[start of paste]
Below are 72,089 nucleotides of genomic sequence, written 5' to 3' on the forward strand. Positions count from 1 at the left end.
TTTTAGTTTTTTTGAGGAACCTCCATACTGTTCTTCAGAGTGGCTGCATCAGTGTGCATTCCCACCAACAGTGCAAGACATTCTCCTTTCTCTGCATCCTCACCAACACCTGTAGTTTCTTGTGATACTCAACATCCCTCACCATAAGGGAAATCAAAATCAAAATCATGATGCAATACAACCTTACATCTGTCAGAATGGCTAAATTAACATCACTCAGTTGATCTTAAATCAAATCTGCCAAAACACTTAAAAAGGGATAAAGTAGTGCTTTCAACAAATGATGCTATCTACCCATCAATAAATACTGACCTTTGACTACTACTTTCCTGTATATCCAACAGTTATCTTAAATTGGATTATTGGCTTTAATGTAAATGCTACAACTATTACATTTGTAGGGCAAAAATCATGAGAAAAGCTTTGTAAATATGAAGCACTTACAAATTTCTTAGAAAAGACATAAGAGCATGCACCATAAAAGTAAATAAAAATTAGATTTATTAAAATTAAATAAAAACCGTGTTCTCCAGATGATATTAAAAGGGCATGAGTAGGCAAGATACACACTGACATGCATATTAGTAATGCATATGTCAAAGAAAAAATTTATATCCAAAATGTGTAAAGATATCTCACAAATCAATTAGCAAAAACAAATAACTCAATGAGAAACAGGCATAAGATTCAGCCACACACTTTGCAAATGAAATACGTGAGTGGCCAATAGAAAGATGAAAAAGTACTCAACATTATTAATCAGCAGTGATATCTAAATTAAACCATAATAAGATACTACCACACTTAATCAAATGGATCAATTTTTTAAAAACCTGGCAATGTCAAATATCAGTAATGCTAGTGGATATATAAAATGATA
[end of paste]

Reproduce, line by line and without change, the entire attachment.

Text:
Below are 72,089 nucleotides of genomic sequence, written 5' to 3' on the forward strand. Positions count from 1 at the left end.
TTTTAGTTTTTTTGAGGAACCTCCATACTGTTCTTCAGAGTGGCTGCATCAGTGTGCATTCCCACCAACAGTGCAAGACATTCTCCTTTCTCTGCATCCTCACCAACACCTGTAGTTTCTTGTGATACTCAACATCCCTCACCATAAGGGAAATCAAAATCAAAATCATGATGCAATACAACCTTACATCTGTCAGAATGGCTAAATTAACATCACTCAGTTGATCTTAAATCAAATCTGCCAAAACACTTAAAAAGGGATAAAGTAGTGCTTTCAACAAATGATGCTATCTACCCATCAATAAATACTGACCTTTGACTACTACTTTCCTGTATATCCAACAGTTATCTTAAATTGGATTATTGGCTTTAATGTAAATGCTACAACTATTACATTTGTAGGGCAAAAATCATGAGAAAAGCTTTGTAAATATGAAGCACTTACAAATTTCTTAGAAAAGACATAAGAGCATGCACCATAAAAGTAAATAAAAATTAGATTTATTAAAATTAAATAAAAACCGTGTTCTCCAGATGATATTAAAAGGGCATGAGTAGGCAAGATACACACTGACATGCATATTAGTAATGCATATGTCAAAGAAAAAATTTATATCCAAAATGTGTAAAGATATCTCACAAATCAATTAGCAAAAACAAATAACTCAATGAGAAACAGGCATAAGATTCAGCCACACACTTTGCAAATGAAATACGTGAGTGGCCAATAGAAAGATGAAAAAGTACTCAACATTATTAATCAGCAGTGATATCTAAATTAAACCATAATAAGATACTACCACACTTAATCAAATGGATCAATTTTTTAAAAACCTGGCAATGTCAAATATCAGTAATGCTAGTGGATATATAAAATGATA